Think Six Senses and you’re likely to think of lush resorts clinging on to the little nooks and crannies of the world, in places reeking of exoticism, such as Fiji and the Seychelles.
And while at first glance, Duxton road might appear to be lined by nothing more than a stretch of bars, this area is also known for one of the prettiest streets in Singapore.
While the row of heritage shophouses that the Six Senses is located in faces the front of the street, walk just behind and you’ll find the highly popular (and verdant) enclave housing restaurants like Lucha Loco, Latteria Mozzarella and L’Entrecote.
But back to Six Senses. Fitting right in with its location in Chinatown, the décor is undoubtedly chinois-inspired but not cliched at all. Modern touches harmonise well with the Chinese accents, with bright yellow pops of huge fans adding colour to the overall “black-lacquered” look of the hotel.
Espousing the ethos of the brand is the hotel’s restaurant, Yellow Pot which serves sustainable modern Chinese cuisine, and one that features no additives or preservatives.
We started with some Tomatoes that had been soaked in an infusion of herbs, licorice root, mint leaves and rock sugar ($8) – skins off, they’re little tangy bursts in your mouth.
Then, the perfectly, and I mean, perfectly seasoned seared Pork Cheek ($12), that were so tender and tasty. All thanks to the marinade of lemongrass, shallots, garlic and celery, I’m sure. There’s some cumin chilli powder for lovely added heat.
Given the choice between a Chicken soup ($12) and the Hot and Sour soup, I chose the chicken. Apparently chicken is simmered for 3 days to extract maximum flavour – well, if you like delicate, light flavours for your soups, then go for it.
Then came the Roast Duck ($32), and again, just like the pork cheek, these were delicious. Glazed, crispy skin, shining atop tender and thankfully, not too fatty duck meat. What’s interesting is the marinade: made of fermented bean curd consisting of star anise, bay leaves, cinnamon and 5-spice powder; and thereafter, being roasted over hickory wood chips, you get an overall earthy aroma in the dish.
Another star of the night was the organic grass-fed Beef Tenderloin ($36) – wok-seared to a medium-rare doneness, the cubes of goodness featured a honey peppercorn marinade. It came with fried garlic, and my only complaint? More garlic please!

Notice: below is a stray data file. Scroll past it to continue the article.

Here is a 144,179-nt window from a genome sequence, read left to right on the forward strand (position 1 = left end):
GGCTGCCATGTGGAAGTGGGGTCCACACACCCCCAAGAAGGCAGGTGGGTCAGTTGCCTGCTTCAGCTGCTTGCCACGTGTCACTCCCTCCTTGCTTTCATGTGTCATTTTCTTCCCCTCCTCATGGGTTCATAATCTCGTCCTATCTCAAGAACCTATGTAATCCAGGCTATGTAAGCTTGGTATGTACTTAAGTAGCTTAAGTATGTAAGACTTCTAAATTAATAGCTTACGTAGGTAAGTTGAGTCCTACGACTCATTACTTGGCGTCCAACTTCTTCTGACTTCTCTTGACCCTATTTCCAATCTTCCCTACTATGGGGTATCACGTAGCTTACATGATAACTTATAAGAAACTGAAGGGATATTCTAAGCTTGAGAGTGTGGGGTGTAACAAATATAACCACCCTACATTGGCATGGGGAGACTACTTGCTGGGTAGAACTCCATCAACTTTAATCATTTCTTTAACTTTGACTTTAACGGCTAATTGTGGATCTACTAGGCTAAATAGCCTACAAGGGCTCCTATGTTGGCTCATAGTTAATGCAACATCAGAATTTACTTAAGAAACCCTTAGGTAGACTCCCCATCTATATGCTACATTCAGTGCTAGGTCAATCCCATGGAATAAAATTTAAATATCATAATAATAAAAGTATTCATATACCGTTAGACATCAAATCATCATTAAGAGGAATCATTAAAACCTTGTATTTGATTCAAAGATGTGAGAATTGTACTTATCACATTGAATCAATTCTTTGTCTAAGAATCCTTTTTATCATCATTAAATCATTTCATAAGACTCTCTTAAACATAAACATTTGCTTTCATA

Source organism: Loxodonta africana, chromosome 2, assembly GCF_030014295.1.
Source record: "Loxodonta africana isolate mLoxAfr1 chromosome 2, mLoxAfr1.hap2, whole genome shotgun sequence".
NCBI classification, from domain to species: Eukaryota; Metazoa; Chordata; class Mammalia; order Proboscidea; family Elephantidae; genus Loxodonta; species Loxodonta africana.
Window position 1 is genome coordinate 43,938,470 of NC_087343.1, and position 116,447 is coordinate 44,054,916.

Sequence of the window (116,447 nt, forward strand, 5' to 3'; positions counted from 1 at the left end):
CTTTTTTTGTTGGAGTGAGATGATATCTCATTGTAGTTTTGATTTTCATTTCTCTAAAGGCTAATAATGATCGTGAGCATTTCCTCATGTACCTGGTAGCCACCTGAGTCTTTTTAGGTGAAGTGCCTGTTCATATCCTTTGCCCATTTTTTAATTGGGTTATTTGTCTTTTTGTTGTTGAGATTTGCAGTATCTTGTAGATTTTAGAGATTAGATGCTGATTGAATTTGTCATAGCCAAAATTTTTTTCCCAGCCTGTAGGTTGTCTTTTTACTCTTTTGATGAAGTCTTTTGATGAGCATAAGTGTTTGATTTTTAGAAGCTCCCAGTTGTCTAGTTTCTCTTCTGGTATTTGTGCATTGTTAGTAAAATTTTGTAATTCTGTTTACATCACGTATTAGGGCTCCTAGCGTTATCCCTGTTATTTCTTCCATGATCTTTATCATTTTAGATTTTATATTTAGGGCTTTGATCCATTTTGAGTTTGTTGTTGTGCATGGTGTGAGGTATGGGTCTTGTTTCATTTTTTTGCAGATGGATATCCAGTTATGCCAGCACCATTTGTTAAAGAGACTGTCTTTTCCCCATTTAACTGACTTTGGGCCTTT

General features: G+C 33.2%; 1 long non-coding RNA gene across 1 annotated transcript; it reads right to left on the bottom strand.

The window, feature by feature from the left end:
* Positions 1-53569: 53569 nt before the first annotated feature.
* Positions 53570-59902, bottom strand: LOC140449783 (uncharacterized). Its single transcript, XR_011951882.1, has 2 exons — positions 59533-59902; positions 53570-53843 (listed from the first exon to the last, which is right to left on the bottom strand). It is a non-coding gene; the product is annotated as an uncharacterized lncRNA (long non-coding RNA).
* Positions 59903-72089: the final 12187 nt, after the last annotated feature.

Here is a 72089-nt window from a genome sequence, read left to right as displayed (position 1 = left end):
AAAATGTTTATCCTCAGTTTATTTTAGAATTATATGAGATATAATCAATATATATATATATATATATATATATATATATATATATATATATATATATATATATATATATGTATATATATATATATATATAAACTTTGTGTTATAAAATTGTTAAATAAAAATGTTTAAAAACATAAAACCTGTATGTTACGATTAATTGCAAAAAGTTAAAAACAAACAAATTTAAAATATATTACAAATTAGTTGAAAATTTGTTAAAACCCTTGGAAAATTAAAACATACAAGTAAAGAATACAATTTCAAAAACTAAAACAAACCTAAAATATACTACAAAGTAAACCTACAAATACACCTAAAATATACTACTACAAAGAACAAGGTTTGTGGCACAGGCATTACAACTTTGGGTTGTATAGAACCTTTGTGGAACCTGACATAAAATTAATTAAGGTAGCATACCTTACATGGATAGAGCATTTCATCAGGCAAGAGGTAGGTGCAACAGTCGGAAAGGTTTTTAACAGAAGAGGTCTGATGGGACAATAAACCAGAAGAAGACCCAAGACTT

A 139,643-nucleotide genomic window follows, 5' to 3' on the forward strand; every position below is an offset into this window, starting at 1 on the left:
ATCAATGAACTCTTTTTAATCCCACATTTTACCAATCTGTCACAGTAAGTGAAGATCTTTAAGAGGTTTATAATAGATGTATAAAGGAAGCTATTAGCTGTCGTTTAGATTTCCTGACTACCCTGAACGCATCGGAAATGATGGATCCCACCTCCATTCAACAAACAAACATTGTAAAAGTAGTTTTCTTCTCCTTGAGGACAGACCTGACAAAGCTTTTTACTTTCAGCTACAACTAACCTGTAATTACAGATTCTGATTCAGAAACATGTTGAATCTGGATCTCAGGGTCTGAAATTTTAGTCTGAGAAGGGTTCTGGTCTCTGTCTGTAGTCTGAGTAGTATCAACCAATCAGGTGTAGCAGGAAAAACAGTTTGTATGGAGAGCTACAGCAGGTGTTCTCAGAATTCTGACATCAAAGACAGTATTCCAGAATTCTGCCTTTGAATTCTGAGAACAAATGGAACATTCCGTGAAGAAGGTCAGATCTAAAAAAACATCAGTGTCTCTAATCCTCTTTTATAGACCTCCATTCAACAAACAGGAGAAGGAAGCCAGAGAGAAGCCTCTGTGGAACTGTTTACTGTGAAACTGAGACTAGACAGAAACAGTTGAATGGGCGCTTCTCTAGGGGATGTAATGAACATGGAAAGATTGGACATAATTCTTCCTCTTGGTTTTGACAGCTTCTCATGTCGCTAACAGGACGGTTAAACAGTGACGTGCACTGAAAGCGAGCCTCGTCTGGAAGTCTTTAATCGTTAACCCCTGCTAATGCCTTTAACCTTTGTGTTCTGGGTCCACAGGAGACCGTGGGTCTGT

The Braised White Cabbage ($12) is decent, it comes in a housemade chicken stock of conpoy and Shaoxing wine but frankly, I am a bold flavour-loving kinda girl, and this was just that bit too delicate for me.
But the Eggplant ($14) – now we’re talking! The hot bean paste with honey, vinegar and Nanyang soya sauce (again, one that doesn’t have any additives or preservatives) gave maximum flavour to a bland vegetable like eggplant. Various mushrooms provided that extra bite to the dish.
Featuring an “Asian pesto” of ginger, coriander and spring onion, the steamed Barramundi ($22) which you might expect to be served swimming in soy sauce, came instead in a housemade stock made from fish bones, anchovies and trimmings, allowing for a zero-wastage attitude to the cooking. And yes, the fish was lovely.
Finally, some carbs to end the night with – the Mee Sua ($18). This upmarket version features tiger prawns and scallops, and good with all that pickled green chilli that you should definitely ask for.
Dessert – well, after all that, what we had seemed really simple, a little boring in fact, but I suppose the Lemongrass and Calamansi jelly ($8) provided a refreshing end to the meal. (I mean, don’t think any lesser of me just because I went home and scooped up a ball of Movenpick swiss chocolate).
I would be remiss if I didn’t mention the fabulous range of Chinese-inspired cocktails that Yellow Pot has. Really. We’re talking green chilli-infused gin and pandan-spiked rye, among several other concoctions.
The wine list is not extravagant nor extensive, and features a decent selection of whites and reds by the glass and bottles.
Would I return to Yellow Pot? Well, the lunch menu of a 6-course at $65 for 2 pax sounds reasonable. As for dinner? Good food, the meats especially, and lovely ambience, yes why not?
Address: 88 Duxton Road
Contact: 6914-1420, e-mail firstname.lastname@example.org
Daily Opening Hours:
6.30 to 10.30am
11.30am to 2.30pm
5.30 to 10.30pm